Combine plummeting energy prices, a global credit crunch, the effects of a couple of marauding hurricanes, analysts trying to forecast results with more accuracy than is realistic, and stuff your concoction with a general market rollover.

Bake it all for an hour, and you're likely to have a day like that experienced by Baker Hughes (NYSE:BHI) on Wednesday. For the quarter, the company said it earned $428.9 million, or $1.39 a share, compared to $389.1 million, or $1.22 a share a year ago. Revenue was up 12% to $3.01 billion. Not bad, so far.

One difficulty was that Wall Street had expected $1.35 a share on revenues of $3.09 billion. So in a day when all the stars lined up against the energy names, the company's shares tumbled a whopping 22% to close at $30.35. Of course, Baker Hughes wasn't completely alone, being joined at least directionally by a 16.6% fall for Weatherford (NYSE:WFT), a 15% hickey for Halliburton (NYSE:HAL), 12.6% for Transocean (NYSE:RIG), and 7.5% for Schlumberger (NYSE:SLB).

Baker Hughes’ slump was enough to make you think the company had punted the quarter, which it hadn't. Indeed, revenues from its Drilling and Evaluation unit rose by 15%, while those from Completion and Production were up 10%. And all this occurred in the face of antics from Gustav and Ike, which together cost it an estimated $78 million in quarterly revenues and $0.11 a share on the bottom line.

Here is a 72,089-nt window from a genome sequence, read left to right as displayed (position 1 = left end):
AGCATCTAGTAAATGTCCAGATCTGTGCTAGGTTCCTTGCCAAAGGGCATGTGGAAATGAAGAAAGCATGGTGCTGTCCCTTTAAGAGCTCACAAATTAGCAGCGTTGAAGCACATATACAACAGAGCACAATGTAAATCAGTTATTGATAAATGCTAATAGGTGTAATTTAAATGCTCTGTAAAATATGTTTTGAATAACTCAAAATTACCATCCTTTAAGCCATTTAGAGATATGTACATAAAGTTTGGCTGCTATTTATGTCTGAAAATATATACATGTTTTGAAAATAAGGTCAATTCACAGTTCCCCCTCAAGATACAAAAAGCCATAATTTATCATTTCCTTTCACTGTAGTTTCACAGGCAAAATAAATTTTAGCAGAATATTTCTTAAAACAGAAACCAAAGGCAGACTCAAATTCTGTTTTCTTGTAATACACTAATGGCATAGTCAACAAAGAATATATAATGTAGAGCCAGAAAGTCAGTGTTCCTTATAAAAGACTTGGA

Geographically, North America and Latin America each jacked up their revenues by double-digit percentages, while Europe/Africa/Russia/Caspian and Middle East/Asia Pacific were up 9% and 8% respectively. Pretax profits were up in all the regions except the Middle East/Asia Pacific.

Like a number of companies in various industries, from Schlumberger to 3M (NYSE:MMM), Baker Hughes' management has become somewhat cautious about at least short-term trends in the U.S. In other areas, however, the company expects its fourth quarter revenues to expand by 14% to 15%.

So we now have an interesting convergence of events to consider: Members of OPEC will meet Friday to discuss production cuts, because as of this writing, crude prices have declined to $66.20 a barrel on Thursday. That has the makings of profits in at least the intermediate term. But with Baker Hughes’ shares near its five year low, and our world decidedly upside-down, I'd suggest that Fools not imbued with steel nerves and a surfeit of patience remain on the sidelines until Planet Earth resumes its rightful orientation.

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Fool contributor David Lee Smith doesn't own shares in any of the companies mentioned above. He does solicit your comments or questions. The Fool has a well-oriented disclosure policy.